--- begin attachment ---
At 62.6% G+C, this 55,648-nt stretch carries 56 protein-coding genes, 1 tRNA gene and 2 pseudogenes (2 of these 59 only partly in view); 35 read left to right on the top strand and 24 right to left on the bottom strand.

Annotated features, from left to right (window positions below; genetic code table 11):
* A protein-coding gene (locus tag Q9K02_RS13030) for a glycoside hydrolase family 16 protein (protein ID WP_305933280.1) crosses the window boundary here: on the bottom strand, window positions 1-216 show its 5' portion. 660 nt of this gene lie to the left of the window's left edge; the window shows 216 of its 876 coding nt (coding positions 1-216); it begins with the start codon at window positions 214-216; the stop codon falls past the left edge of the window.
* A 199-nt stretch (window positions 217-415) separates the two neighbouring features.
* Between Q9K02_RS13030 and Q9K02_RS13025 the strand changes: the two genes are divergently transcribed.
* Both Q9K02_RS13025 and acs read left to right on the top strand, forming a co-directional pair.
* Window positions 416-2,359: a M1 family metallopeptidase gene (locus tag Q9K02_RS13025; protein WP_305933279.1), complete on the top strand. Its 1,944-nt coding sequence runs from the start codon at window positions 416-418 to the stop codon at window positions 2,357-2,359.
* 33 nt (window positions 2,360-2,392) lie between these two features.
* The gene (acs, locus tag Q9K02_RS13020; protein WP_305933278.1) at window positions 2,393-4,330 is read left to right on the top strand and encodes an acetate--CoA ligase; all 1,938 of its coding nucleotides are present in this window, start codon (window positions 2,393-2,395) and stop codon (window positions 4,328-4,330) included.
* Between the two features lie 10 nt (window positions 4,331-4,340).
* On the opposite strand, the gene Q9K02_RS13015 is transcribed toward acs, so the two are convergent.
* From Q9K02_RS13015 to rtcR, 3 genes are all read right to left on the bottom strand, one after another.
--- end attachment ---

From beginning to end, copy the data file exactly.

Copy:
At 62.6% G+C, this 55,648-nt stretch carries 56 protein-coding genes, 1 tRNA gene and 2 pseudogenes (2 of these 59 only partly in view); 35 read left to right on the top strand and 24 right to left on the bottom strand.

Annotated features, from left to right (window positions below; genetic code table 11):
* A protein-coding gene (locus tag Q9K02_RS13030) for a glycoside hydrolase family 16 protein (protein ID WP_305933280.1) crosses the window boundary here: on the bottom strand, window positions 1-216 show its 5' portion. 660 nt of this gene lie to the left of the window's left edge; the window shows 216 of its 876 coding nt (coding positions 1-216); it begins with the start codon at window positions 214-216; the stop codon falls past the left edge of the window.
* A 199-nt stretch (window positions 217-415) separates the two neighbouring features.
* Between Q9K02_RS13030 and Q9K02_RS13025 the strand changes: the two genes are divergently transcribed.
* Both Q9K02_RS13025 and acs read left to right on the top strand, forming a co-directional pair.
* Window positions 416-2,359: a M1 family metallopeptidase gene (locus tag Q9K02_RS13025; protein WP_305933279.1), complete on the top strand. Its 1,944-nt coding sequence runs from the start codon at window positions 416-418 to the stop codon at window positions 2,357-2,359.
* 33 nt (window positions 2,360-2,392) lie between these two features.
* The gene (acs, locus tag Q9K02_RS13020; protein WP_305933278.1) at window positions 2,393-4,330 is read left to right on the top strand and encodes an acetate--CoA ligase; all 1,938 of its coding nucleotides are present in this window, start codon (window positions 2,393-2,395) and stop codon (window positions 4,328-4,330) included.
* Between the two features lie 10 nt (window positions 4,331-4,340).
* On the opposite strand, the gene Q9K02_RS13015 is transcribed toward acs, so the two are convergent.
* From Q9K02_RS13015 to rtcR, 3 genes are all read right to left on the bottom strand, one after another.